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SYDNEY, Australia (ChurchMilitant.com) - A jury has found Cdl. George Pell guilty on all counts related to sexually abusing two altar boys.
According to sources who spoke to The Daily Beast, a jury returned a unanimous verdict Tuesday against the Australian cardinal after three days of deliberation. Church Militant confirmed the news with its own inside sources in Australia. Further details are unavailable, as the court has issued a suppression order to Australian media to "prevent a real and substantial risk of prejudice to the proper administration of justice."
A previous trial resulted in a hung jury.
Pell had been accused of molesting two altar boys during a swimming trip in the 1990s, when he was bishop in Ballarat, a town northwest of Melbourne. Pell has vigorously denied the allegations, and his attorney, Robert Richter, said in 2017 that there is "voluminous" evidence to show that "what was alleged is impossible."
Although multiple accusations were levelled at the cardinal initially, the court threw out most of them.
Pell was named the Vatican's Secretariat for the Economy in 2014, making him the third highest-ranking cleric in Rome. He was brought in ostensibly to clean up Vatican finances, exercising oversight over Vatican properties and personnel.
His proposed reforms, however, which included demands for greater transparency, met with resistance. According to Vatican expert Edward Pentin, the "Old Guard" resisted reform out of fears it would reveal their corruption.
Pope Francis restricted Pell's powers without notice in a motu proprio he issued in 2016. And a financial audit by the firm PricewaterhouseCoopers was cut short by the Secretary of State after only four months.
One source who spoke with Pentin complained that the reforms were "dead, over, finished, they've been blocked."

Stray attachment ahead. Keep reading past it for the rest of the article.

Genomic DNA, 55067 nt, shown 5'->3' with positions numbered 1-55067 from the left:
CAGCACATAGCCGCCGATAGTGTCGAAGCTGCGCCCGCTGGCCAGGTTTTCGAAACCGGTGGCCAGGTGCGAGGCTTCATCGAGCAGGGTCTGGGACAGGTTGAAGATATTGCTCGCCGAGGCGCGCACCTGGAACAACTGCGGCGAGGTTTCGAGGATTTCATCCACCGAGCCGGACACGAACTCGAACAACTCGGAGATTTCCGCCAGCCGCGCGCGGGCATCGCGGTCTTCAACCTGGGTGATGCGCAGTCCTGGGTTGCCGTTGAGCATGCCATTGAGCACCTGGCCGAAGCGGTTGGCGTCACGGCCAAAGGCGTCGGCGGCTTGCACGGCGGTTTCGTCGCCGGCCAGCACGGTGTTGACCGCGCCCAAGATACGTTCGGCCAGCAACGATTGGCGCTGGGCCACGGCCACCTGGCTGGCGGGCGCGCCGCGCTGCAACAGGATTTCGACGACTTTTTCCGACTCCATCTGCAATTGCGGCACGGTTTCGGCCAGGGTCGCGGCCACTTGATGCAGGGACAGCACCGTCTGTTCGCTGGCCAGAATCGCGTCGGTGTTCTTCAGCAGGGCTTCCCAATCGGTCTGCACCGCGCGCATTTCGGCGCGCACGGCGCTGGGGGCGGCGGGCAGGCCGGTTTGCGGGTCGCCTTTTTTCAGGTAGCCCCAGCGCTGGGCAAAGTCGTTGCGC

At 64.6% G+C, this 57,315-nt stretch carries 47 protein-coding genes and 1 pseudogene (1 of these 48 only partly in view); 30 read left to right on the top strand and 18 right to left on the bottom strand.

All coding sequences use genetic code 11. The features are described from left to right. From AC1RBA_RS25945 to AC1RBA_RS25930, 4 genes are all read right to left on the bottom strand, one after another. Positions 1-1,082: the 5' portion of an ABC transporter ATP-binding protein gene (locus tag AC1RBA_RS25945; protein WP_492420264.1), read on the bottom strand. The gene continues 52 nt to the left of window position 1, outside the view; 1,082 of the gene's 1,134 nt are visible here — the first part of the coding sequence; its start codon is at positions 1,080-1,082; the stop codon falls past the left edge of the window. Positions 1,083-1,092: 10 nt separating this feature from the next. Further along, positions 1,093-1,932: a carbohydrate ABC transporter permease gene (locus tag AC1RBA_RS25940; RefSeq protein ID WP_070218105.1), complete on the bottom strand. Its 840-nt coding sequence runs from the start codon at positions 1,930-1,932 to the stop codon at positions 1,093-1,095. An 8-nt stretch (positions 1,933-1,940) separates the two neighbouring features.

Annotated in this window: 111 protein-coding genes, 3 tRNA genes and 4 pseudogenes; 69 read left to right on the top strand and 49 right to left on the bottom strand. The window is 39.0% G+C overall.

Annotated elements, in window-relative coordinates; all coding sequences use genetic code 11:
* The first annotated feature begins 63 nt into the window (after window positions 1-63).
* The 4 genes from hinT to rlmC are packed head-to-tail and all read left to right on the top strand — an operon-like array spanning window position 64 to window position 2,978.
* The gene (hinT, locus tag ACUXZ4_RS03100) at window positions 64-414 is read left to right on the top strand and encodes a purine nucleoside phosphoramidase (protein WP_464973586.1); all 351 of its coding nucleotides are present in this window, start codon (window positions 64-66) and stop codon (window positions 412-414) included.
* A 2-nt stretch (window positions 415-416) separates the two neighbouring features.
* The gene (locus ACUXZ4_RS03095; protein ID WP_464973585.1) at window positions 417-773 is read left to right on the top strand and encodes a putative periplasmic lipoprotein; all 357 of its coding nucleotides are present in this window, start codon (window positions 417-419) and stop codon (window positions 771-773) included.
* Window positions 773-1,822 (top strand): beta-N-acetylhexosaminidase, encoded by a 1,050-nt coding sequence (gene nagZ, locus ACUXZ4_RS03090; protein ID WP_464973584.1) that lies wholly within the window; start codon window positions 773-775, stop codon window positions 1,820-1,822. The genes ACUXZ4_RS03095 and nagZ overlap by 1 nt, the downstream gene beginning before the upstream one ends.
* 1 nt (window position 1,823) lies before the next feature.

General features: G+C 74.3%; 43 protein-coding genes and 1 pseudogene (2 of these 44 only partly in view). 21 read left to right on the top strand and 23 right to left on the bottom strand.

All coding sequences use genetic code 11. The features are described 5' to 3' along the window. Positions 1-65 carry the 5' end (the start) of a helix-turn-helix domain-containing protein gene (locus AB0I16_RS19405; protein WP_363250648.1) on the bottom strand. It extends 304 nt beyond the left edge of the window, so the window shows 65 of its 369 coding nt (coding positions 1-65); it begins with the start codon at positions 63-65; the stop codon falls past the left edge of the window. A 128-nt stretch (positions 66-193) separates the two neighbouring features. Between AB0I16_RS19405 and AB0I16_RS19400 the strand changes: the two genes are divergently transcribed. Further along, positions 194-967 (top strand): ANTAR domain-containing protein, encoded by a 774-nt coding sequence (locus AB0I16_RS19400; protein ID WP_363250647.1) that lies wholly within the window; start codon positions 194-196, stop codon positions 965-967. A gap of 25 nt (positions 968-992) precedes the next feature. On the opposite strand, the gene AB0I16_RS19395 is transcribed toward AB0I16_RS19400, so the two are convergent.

"The corruption continues; it's just better concealed," the inside source added, saying Vatican finances had returned to being as bad as they were before Pell's reforms, and possibly worse.
Libero Milone, the Vatican's auditor general, initially put in place to implement reforms, was fired in 2017, the Vatican accusing him of "spying" on officials. Milone, however, claims it was the other way around: The Vatican was spying on him, and he was fired because he had discovered financial irregularities that threatened Vatican officials.
One week later, Pell also left the Vatican, granted permission by Pope Francis to stand trial in Australian court over charges of "historical sexual offenses."
"All along I have been completely consistent and clear in my total rejection of these allegations," Pell said at the time. "News of these charges strengthens my resolve and court proceedings now offer me an opportunity to clear my name and then return here back to Rome to work."
Some have called out the pope for an apparent double standard: In September he had refused to allow Cdl. Luis Ladaria Ferrer, prefect of the Congregation for the Doctrine of the Faith, to stand trial for allegations of sex abuse cover-up, citing sovereign immunity.